The geographical and historical dictionary of America and the West Indies [volume 1]
ACARAI, a settlement of the province and government of Paraguay, founded near the river Paraná, and rather towards the W by the missionary Jesuits, in 1624, where they also built a fort to protect it against the incursions of the infidel Indians.
ACARI, a settlement of the province and corregimiento of Camaná, in Perú, situate in a beautiful and extensive valley, in which there is a very lofty mountain, which they call Sahuacario, composed of misshapen stones and sand, in which, at certain times of the year, especially in the months of December and January, is heard a loud and continued murmuring, which excites universal astonishment, and which, no doubt, is to be attributed to the air in some of its cavities. On its skirts are two fortresses, which were built in the time of the gentilism of the Indians. There is a port halfway between the town of St. Juan and the city of Arequipa, which is 8 leagues distant from the latter, and 11 from the former. It is very convenient, and has an excellent bottom, but is frequented only by small vessels. It is in lat. 15° 15'. S Long. 75° 8' 30" W
another river, of the province and capitainship of Pará in the kingdom of Brasil. It is small, runs N afterwards inclines to the N N W and enters the river of Las Amazonas, just where this empties itself into the sea.
[ACASABASTIAN, a river in the province of Vera Paz in Mexico. It runs into the Golfo Dulce, and has a town situated on its banks of the same name. The source of this river is not far from the S. sea.]
[ACASATHULA, a sea-port, situated on a point of land, in the province of Guatemala Proper, in Mexico, on a bay of the S. sea, about four leagues from Trinidad. It receives the greatest part of the treasures from Perú and Mexico. In its neighbourhood are three volcanoes.]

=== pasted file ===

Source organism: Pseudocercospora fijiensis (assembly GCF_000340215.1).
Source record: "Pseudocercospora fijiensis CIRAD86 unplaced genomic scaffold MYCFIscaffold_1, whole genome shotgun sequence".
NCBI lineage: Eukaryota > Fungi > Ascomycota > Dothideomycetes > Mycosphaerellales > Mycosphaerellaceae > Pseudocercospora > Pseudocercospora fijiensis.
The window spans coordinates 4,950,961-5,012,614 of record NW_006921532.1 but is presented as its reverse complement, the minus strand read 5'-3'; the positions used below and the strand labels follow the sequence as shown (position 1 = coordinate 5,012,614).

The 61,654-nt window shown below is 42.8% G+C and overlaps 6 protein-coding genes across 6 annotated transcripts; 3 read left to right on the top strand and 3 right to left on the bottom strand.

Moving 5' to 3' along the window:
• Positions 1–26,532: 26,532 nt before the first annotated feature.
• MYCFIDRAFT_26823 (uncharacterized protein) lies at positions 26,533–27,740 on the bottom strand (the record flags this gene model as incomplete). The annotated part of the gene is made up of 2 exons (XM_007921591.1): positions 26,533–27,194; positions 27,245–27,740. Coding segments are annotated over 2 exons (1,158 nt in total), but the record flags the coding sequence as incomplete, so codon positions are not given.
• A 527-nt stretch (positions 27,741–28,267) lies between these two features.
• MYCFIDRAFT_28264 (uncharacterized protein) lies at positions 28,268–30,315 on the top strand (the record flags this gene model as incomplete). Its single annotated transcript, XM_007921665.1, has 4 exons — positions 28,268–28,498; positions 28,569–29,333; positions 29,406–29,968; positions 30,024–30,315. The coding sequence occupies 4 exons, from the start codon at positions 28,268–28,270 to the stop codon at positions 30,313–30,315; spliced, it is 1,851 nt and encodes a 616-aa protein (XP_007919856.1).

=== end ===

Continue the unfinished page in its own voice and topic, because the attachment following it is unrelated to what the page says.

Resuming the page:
ACATEPEC, a settlement of the head settlement and alcaldía mayor of Thehuacan, where there is a convent or vicarage of the order of St. Francis. It contains 860 Indian families (including those of the wards of its district) in a spacious valley, which begins at the end of the settlement and extends itself above a league. In this valley are 12 cultivated estates, on which live 40 Indian families. It is four leagues S S W of its capital.
another settlement in the head settlement and district of Chinantla, of the alcaldía mayor of Cozamaloapan. It is situate in a very pleasant plain, and surrounded by three lofty mountains. The number of its inhabitants is reduced. A very rapid and broad river passes near this settlement; and as this is the direct way to the city of Oaxaca and other jurisdictions, and as the travellers, who come here in great numbers, must necessarily cross the river in barks or canoes, the Indians, who are very expert in this sort of navigation, contrive by these means to procure themselves a decent livelihood. 10 leagues W of its head settlement.
spicaous arc the parish church, the college which belonged to the Jesuits, and the convent of St. Francisco. It enjoys a mild and pleasant temperature, and its principal commerce consists in silver, which it derives in large quantities from its mines, and which is given in exchange for all kinds of articles of merchandize, brought hither by such as are induced to visit this place, and who are attracted in great numbers, so as to render the town extremely populous. [This town is surrounded with considerable mines to the e. of the great real of Santa Rosa de Cosiguiriachi. It was founded in 1691, and has a population of about 7000 souls, according to Pike, though Humboldt estimates the same at 11,600. It is 260 leagues 77. n. w. of Mexico, in long. 104° 32', and lat. 28° 47' n.]
CHIGUARA, a settlement of the government and jurisdiction of Maracaibo in the province of Venezuela. It is of a cold temperature, abounds in cacao, sugar-cane, and other vegetable productions peculiar to the climate. It was formerly a large and rich town, owing to the number of estates which lie within its district, and particularly to one within a league’s distance, called Los Estangues, in which there used to be upwards of 40,000 head of large cattle ; to another also which belonged to the regulars of the society of Jesuits, called La Selva. It is, however, at the present day, destroyed and laid waste by the incursions of the Motilones Indians ; and its population scarcely amounts to 40 Indians and 90 whites.
[CHIHOHOEKI, an Indian nation, who were confederates of the Lenopi or Delawares, and inhabited the w. bank of Delaware river, which was anciently called by their name. Their s. boundary was Duck creek, in Newcastle county.]